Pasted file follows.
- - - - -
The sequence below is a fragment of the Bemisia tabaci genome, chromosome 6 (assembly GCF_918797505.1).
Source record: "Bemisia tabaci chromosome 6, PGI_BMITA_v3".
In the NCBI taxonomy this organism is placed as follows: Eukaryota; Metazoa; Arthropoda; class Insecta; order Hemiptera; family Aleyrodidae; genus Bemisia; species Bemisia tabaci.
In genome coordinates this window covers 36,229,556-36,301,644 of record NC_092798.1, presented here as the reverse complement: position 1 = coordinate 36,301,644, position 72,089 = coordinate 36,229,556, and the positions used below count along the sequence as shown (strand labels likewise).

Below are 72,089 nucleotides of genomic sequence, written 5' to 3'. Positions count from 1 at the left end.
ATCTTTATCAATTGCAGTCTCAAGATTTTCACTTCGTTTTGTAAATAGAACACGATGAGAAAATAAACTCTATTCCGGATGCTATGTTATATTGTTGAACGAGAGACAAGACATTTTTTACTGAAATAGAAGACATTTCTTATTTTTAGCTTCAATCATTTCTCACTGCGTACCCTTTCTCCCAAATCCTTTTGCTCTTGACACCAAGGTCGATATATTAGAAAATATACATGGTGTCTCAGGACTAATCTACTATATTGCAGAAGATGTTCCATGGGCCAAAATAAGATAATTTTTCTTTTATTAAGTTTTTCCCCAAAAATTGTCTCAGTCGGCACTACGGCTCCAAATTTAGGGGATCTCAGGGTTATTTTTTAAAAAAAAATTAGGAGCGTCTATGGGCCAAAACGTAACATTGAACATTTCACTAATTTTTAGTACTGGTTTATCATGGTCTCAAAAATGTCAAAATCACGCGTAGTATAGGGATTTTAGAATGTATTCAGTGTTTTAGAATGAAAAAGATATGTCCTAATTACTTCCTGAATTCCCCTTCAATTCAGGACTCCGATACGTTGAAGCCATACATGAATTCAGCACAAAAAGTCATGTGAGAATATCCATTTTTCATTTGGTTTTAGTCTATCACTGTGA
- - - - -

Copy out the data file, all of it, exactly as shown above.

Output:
The sequence below is a fragment of the Bemisia tabaci genome, chromosome 6 (assembly GCF_918797505.1).
Source record: "Bemisia tabaci chromosome 6, PGI_BMITA_v3".
In the NCBI taxonomy this organism is placed as follows: Eukaryota; Metazoa; Arthropoda; class Insecta; order Hemiptera; family Aleyrodidae; genus Bemisia; species Bemisia tabaci.
In genome coordinates this window covers 36,229,556-36,301,644 of record NC_092798.1, presented here as the reverse complement: position 1 = coordinate 36,301,644, position 72,089 = coordinate 36,229,556, and the positions used below count along the sequence as shown (strand labels likewise).

Below are 72,089 nucleotides of genomic sequence, written 5' to 3'. Positions count from 1 at the left end.
ATCTTTATCAATTGCAGTCTCAAGATTTTCACTTCGTTTTGTAAATAGAACACGATGAGAAAATAAACTCTATTCCGGATGCTATGTTATATTGTTGAACGAGAGACAAGACATTTTTTACTGAAATAGAAGACATTTCTTATTTTTAGCTTCAATCATTTCTCACTGCGTACCCTTTCTCCCAAATCCTTTTGCTCTTGACACCAAGGTCGATATATTAGAAAATATACATGGTGTCTCAGGACTAATCTACTATATTGCAGAAGATGTTCCATGGGCCAAAATAAGATAATTTTTCTTTTATTAAGTTTTTCCCCAAAAATTGTCTCAGTCGGCACTACGGCTCCAAATTTAGGGGATCTCAGGGTTATTTTTTAAAAAAAAATTAGGAGCGTCTATGGGCCAAAACGTAACATTGAACATTTCACTAATTTTTAGTACTGGTTTATCATGGTCTCAAAAATGTCAAAATCACGCGTAGTATAGGGATTTTAGAATGTATTCAGTGTTTTAGAATGAAAAAGATATGTCCTAATTACTTCCTGAATTCCCCTTCAATTCAGGACTCCGATACGTTGAAGCCATACATGAATTCAGCACAAAAAGTCATGTGAGAATATCCATTTTTCATTTGGTTTTAGTCTATCACTGTGA